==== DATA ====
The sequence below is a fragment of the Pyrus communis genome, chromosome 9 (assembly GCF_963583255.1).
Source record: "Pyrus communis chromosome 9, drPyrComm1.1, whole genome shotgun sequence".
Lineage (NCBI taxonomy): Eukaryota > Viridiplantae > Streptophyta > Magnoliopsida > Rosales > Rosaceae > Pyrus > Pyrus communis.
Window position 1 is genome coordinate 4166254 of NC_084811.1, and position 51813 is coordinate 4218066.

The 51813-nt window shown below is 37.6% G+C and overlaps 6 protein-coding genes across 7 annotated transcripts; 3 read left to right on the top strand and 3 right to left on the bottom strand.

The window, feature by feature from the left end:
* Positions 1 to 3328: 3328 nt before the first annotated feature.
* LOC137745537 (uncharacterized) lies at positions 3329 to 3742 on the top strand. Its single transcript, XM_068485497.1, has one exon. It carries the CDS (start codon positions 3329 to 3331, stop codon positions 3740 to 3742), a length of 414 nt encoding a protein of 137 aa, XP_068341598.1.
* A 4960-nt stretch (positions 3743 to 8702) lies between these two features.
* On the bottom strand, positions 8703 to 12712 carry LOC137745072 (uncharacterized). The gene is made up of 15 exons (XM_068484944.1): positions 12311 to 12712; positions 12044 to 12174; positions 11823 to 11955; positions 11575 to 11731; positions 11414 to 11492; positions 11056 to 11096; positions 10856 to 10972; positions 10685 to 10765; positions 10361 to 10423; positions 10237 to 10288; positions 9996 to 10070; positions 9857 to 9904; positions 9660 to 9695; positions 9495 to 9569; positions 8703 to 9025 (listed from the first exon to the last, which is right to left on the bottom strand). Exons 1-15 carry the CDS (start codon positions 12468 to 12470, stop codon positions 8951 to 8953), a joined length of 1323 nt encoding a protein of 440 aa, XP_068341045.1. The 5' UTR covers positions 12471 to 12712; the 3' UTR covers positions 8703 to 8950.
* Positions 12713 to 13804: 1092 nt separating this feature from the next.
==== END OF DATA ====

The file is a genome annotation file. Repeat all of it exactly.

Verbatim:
The sequence below is a fragment of the Pyrus communis genome, chromosome 9 (assembly GCF_963583255.1).
Source record: "Pyrus communis chromosome 9, drPyrComm1.1, whole genome shotgun sequence".
Lineage (NCBI taxonomy): Eukaryota > Viridiplantae > Streptophyta > Magnoliopsida > Rosales > Rosaceae > Pyrus > Pyrus communis.
Window position 1 is genome coordinate 4166254 of NC_084811.1, and position 51813 is coordinate 4218066.

The 51813-nt window shown below is 37.6% G+C and overlaps 6 protein-coding genes across 7 annotated transcripts; 3 read left to right on the top strand and 3 right to left on the bottom strand.

The window, feature by feature from the left end:
* Positions 1 to 3328: 3328 nt before the first annotated feature.
* LOC137745537 (uncharacterized) lies at positions 3329 to 3742 on the top strand. Its single transcript, XM_068485497.1, has one exon. It carries the CDS (start codon positions 3329 to 3331, stop codon positions 3740 to 3742), a length of 414 nt encoding a protein of 137 aa, XP_068341598.1.
* A 4960-nt stretch (positions 3743 to 8702) lies between these two features.
* On the bottom strand, positions 8703 to 12712 carry LOC137745072 (uncharacterized). The gene is made up of 15 exons (XM_068484944.1): positions 12311 to 12712; positions 12044 to 12174; positions 11823 to 11955; positions 11575 to 11731; positions 11414 to 11492; positions 11056 to 11096; positions 10856 to 10972; positions 10685 to 10765; positions 10361 to 10423; positions 10237 to 10288; positions 9996 to 10070; positions 9857 to 9904; positions 9660 to 9695; positions 9495 to 9569; positions 8703 to 9025 (listed from the first exon to the last, which is right to left on the bottom strand). Exons 1-15 carry the CDS (start codon positions 12468 to 12470, stop codon positions 8951 to 8953), a joined length of 1323 nt encoding a protein of 440 aa, XP_068341045.1. The 5' UTR covers positions 12471 to 12712; the 3' UTR covers positions 8703 to 8950.
* Positions 12713 to 13804: 1092 nt separating this feature from the next.